A detail made early this A.M. for fatigue duty downtown. Went down town on a pass in P.M. To the "Navy yard" &c. Rain and blow in the P.M. and eve.

Aug 12 th

On water detail again. Bushnell died last night. Help dig his grave in P.M. Continued rains forevented the funeral.

Aug 13 th

May acting Orderly in place of Sweezy [Swezey] gone to Holly Springs. Not on detail. A brigade inspection in the P.M. Not very rigid after all.

Aug 14 th

W.H. Shumaker died last night about 3 o'clock. Funeral of Bushnell last night. I acted as one of the 8 "guards". On picket. Post east of "Atkinson's" No 7. Henry and a Co. A chap. Barton Capt. ____? Shumaker buried in the morning. Rain by fits and jerks.

Aug 15 th

More rumors about going and staying here. Kimball and I got a pass to the 41 st and went and returned through town. "Malish" [militia] again. Met 2 regts.

Aug 16 th

Capt Allen and Lieut Northrop both on picket today. Traded with Kimball for train detail. Put on "fatigue" duty after all. Finally left with the train-guard, and arrived about 1 A.M. at the depot. Lieut Dewitt commanding. Reached LaGrange about noon. Had on the 119 th Ills. And 5 th Minn. Reenlisted veterans. Arrived at Holly Springs about 4 P.M. and proceeded "up town". Found the 122 nd Ills. but Henry McNeil was sick in Gayosi ? Hospital Memphis. Saw William Howell. Holly Springs was a most beautiful place-now mostly destroyed. The 122 nd have their headquarters in the ??H. and Co D in a store. Plenty of peaches, but none to be had. Returned to the depot, and cooked a supper and afterward drew some rations.

Aug 17 th

Slept in a car—sound as longs. Co B comfortable. Disturbed at night by troops arriving. In the morning after breakfast the rest of the expedition started out. There were 2 brigades and 1 battery of artillery. Of these there were the 58 Ills, 89 th Ind, 119 th Ills, 14 th Iowa, 27 th Iowa, and 32 nd Iowa. These marched off. Besides this the 5 th Minn and 47 th Ills were sent on the train for "the front" which is 17 miles in advance on the Tallahatchie river. The 47 th's time was up yesterday, and they didn't want to go on, but Gen. Smith made them a speech, hoped they wouldn't disgrace themselves &c &c. He would bring them back within 15 days sure &c. They went. Gen. Smith and staff were to leave also on the train. We left between 7 and 8 A.M. and found only the 120 th Ills between Holly Springs and Grand junction at Davis Mill. At the Junction it began to rain, and continued at short intervals violently, all the way to Colliersville. Creeks and Wolf River very high. A little patch of sunshine and ran into another rain which lasted till we reached camp. Wet and miserable. The end of this "expedish".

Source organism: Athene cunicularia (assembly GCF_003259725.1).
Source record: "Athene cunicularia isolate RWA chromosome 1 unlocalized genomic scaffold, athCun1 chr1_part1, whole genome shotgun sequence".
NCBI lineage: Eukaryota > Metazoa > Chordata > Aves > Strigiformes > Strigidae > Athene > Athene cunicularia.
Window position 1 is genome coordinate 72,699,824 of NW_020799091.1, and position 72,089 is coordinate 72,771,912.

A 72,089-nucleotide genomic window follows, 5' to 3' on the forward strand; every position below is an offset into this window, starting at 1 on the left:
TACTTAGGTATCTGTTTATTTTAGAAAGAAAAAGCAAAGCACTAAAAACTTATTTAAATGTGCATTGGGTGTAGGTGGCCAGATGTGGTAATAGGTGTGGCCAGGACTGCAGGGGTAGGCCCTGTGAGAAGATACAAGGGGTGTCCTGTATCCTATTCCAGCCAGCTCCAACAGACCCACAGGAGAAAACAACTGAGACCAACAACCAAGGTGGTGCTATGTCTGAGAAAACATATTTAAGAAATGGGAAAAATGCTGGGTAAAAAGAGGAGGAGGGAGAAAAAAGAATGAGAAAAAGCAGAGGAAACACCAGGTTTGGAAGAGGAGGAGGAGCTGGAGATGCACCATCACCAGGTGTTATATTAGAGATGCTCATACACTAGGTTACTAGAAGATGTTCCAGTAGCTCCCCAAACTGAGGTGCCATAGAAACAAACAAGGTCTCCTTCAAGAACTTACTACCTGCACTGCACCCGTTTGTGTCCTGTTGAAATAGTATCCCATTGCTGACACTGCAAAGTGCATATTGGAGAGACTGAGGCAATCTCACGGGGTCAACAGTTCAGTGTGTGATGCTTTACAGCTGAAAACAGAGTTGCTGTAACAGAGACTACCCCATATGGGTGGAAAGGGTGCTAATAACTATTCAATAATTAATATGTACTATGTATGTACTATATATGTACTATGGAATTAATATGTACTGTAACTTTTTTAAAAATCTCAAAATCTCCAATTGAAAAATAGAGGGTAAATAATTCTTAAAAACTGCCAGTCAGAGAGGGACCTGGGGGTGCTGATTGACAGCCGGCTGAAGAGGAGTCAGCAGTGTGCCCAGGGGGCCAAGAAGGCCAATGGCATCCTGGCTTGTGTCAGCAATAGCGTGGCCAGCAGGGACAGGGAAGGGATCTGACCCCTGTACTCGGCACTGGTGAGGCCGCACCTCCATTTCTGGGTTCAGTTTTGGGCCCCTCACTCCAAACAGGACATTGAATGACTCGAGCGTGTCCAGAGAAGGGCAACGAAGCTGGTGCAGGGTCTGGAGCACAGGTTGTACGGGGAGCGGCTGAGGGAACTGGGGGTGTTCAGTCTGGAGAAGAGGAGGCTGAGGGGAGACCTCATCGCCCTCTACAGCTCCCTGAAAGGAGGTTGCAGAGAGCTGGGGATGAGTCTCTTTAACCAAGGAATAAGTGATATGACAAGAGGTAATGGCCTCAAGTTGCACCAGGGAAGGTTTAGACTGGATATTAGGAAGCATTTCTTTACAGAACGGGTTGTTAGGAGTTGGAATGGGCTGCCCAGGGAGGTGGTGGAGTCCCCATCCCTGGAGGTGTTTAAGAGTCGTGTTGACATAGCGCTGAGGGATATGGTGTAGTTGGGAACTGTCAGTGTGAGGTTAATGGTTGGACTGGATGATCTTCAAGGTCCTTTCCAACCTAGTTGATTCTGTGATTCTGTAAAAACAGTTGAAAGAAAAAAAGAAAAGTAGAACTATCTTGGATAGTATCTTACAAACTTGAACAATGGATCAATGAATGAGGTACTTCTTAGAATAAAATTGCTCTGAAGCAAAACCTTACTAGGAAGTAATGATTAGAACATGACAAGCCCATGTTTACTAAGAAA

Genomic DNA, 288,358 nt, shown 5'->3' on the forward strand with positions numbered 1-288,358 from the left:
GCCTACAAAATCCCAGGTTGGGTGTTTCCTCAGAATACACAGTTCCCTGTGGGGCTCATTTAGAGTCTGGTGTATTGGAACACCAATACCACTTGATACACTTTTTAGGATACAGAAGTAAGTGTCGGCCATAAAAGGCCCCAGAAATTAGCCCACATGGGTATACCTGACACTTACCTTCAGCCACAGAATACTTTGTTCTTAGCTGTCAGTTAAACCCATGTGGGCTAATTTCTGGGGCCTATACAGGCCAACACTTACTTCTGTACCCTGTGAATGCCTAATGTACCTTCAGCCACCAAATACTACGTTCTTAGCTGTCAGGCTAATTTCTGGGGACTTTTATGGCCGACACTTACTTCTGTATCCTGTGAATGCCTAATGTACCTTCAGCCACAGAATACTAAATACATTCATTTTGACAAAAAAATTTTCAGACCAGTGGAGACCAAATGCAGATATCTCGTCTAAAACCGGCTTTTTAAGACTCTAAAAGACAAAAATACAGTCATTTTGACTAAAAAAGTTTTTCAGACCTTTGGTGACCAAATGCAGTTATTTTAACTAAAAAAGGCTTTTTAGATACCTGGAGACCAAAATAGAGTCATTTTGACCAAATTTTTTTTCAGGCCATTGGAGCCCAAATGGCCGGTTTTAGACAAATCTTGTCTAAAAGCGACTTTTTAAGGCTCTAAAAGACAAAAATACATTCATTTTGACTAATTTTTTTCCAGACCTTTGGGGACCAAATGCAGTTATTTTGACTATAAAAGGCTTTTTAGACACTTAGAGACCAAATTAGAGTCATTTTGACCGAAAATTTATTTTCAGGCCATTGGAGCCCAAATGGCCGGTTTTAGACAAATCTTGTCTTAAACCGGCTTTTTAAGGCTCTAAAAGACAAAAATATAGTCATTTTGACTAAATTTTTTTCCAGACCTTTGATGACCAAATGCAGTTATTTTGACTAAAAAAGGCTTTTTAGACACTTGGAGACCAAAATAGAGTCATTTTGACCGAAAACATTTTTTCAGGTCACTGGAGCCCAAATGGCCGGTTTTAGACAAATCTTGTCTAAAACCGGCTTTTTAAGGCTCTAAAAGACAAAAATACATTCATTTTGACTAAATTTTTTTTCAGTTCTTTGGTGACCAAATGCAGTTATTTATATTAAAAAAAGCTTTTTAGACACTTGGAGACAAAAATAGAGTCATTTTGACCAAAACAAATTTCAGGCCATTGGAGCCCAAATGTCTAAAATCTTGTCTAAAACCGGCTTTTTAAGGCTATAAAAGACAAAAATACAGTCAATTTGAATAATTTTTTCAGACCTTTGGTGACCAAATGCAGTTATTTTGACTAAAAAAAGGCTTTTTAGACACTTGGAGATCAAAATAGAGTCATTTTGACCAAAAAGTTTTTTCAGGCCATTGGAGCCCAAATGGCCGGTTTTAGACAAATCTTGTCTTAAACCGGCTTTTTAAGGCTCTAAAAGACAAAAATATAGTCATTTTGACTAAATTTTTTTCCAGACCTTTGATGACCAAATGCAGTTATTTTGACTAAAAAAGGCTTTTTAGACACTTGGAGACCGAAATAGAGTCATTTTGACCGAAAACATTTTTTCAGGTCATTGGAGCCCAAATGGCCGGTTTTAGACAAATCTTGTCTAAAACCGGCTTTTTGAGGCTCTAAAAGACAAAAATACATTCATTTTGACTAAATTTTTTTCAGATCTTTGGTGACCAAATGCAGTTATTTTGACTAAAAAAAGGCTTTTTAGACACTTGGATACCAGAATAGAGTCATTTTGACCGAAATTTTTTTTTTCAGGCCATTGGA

Aug 18 th

Short of men for picket, so I volunteered, though not liable. On Hosmer's post-closed road North of Capt's-Syme and Geo. Shue. Henry on train-guard. A wet time, rain incessant, and no good protection. Contrived however to get something to eat, but wet, wet, wet! Heard that hereafter the pickets are to stay 48hrs on a post instead of 24.

Aug 19 th

A wet hard night. Very few guns would go this morning, and all as rusty as possible. Took all the morning to clean the guns—and move too. The matter of 48 hrs stay on picket held under advisement. Got a pass down town in P.M. and went to Gayoso ?? Hospital. After sundry disappointments and much waiting met 5 th Sergt Co. F who gave information in regard to H. F. McN. He at last appeared. Stayed a long time. Afterward saw A.A. Bernard. A big mail came in this P.M. Pickets are only to stay 24hrs as before. A glimmer of reason. Train details after picket. In consequence no men for the former.

Aug 20 th

On picket 2 nd post N. of R.R. Misty but no rain. Kimball, Syme, and Shue.

Aug 21 st